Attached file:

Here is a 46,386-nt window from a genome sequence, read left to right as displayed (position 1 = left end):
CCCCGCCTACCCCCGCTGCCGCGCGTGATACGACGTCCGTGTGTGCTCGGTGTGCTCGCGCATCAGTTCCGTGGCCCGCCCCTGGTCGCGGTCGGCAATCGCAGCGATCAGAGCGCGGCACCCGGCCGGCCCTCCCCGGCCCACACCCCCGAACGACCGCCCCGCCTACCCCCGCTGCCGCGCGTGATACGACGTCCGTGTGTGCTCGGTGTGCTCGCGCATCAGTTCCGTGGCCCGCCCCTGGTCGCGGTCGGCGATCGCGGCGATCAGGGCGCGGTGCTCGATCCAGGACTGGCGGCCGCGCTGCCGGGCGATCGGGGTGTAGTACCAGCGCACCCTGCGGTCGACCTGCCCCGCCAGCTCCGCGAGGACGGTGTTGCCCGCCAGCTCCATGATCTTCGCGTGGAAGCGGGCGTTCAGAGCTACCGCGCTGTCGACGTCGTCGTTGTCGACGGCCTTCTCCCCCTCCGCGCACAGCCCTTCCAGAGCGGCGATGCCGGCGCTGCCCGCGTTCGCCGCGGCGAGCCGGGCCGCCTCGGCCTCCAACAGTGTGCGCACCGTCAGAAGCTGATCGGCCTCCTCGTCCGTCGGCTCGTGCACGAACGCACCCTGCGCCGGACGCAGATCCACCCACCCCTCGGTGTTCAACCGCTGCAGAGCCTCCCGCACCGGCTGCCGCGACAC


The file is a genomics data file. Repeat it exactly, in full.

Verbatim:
Here is a 46,386-nt window from a genome sequence, read left to right as displayed (position 1 = left end):
CCCCGCCTACCCCCGCTGCCGCGCGTGATACGACGTCCGTGTGTGCTCGGTGTGCTCGCGCATCAGTTCCGTGGCCCGCCCCTGGTCGCGGTCGGCAATCGCAGCGATCAGAGCGCGGCACCCGGCCGGCCCTCCCCGGCCCACACCCCCGAACGACCGCCCCGCCTACCCCCGCTGCCGCGCGTGATACGACGTCCGTGTGTGCTCGGTGTGCTCGCGCATCAGTTCCGTGGCCCGCCCCTGGTCGCGGTCGGCGATCGCGGCGATCAGGGCGCGGTGCTCGATCCAGGACTGGCGGCCGCGCTGCCGGGCGATCGGGGTGTAGTACCAGCGCACCCTGCGGTCGACCTGCCCCGCCAGCTCCGCGAGGACGGTGTTGCCCGCCAGCTCCATGATCTTCGCGTGGAAGCGGGCGTTCAGAGCTACCGCGCTGTCGACGTCGTCGTTGTCGACGGCCTTCTCCCCCTCCGCGCACAGCCCTTCCAGAGCGGCGATGCCGGCGCTGCCCGCGTTCGCCGCGGCGAGCCGGGCCGCCTCGGCCTCCAACAGTGTGCGCACCGTCAGAAGCTGATCGGCCTCCTCGTCCGTCGGCTCGTGCACGAACGCACCCTGCGCCGGACGCAGATCCACCCACCCCTCGGTGTTCAACCGCTGCAGAGCCTCCCGCACCGGCTGCCGCGACAC